Tuesday, August 04, 2020

Mirror Shoulder Signal

Mirror Shoulder Signal / Dorthe Nors
trans. from the Danish by Misha Hoekstra
Minneapolis, MN: Graywolf Press, c2018.
188 p.
This book has been on my tbr since I saw someone mention it last August. It was worth finally picking it up; I enjoyed Nors' sensibility and this story of Sonja, a middle aged woman who is trying to learn to drive. 

That's the premise of this book but it encompasses a lot more which sort of circles out from this desire of Sonja's to be able to drive. Her thoughts about driving are thoughts about her own view of herself, and her past, and her connections to others. 

Sonja is a translator, kept busy translating the work of a Swedish crime writer. She's now living in Copenhagen, but grew up in Jutland (a sneered at region) and can't stop thinking about the landscapes and the place she grew up in. Her sister, who still lives there, seems to be avoiding her calls; Sonja has changed so that even while she longs for the past, she can never go back. 

She also suffers from hereditary vertigo, although her massage therapist thinks it must all be emotional, something she's repressing. I enjoyed the complex variety of the characters, from the flakier massage therapist to Sonja's solitary nature to the extremely talkative and coarse Jutta, Sonja's first driving instructor, each is a rounded individual.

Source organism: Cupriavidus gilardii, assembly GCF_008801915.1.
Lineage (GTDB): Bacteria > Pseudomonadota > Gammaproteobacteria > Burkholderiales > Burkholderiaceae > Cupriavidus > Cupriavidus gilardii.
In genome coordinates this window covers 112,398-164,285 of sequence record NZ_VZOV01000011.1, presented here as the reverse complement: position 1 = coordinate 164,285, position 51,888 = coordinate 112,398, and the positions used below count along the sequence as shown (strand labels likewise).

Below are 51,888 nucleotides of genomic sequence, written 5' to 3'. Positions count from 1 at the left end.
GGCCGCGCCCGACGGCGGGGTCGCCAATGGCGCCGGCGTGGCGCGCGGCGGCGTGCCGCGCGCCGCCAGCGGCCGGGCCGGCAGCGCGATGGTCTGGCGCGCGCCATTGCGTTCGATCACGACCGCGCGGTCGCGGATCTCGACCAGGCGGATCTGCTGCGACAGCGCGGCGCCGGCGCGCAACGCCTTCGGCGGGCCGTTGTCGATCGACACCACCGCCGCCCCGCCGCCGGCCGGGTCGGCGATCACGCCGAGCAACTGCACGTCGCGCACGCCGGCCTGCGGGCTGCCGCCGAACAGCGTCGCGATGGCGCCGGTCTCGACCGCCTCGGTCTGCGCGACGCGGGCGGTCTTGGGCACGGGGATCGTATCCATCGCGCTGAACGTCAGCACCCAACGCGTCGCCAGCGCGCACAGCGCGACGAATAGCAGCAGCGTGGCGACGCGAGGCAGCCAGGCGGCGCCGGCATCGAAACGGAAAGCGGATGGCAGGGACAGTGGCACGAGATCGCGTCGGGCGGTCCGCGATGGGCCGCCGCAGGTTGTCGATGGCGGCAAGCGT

Sonja is obsessed with fears of failure, of making the wrong choices, of being left alone in her life. She feels that she's lost direction and just wants to see her life from a better vantage point. Her quest for a drivers licence puts her in contact with more of the city and more characters and takes her on an internal journey that reflects her desire for freedom of movement in the outer world. 

I enjoyed the matter of fact narrative style, all from Sonja's point of view though not in first person. It's descriptive, with a subdued sense of humour and irony, and distances itself from sentimentalism even in the more emotionally difficult moments. While I found the ending a bit vague and inconclusive it made sense in light of earlier moments in the story. Definitely one I found thoughtful and enjoyable to read. 

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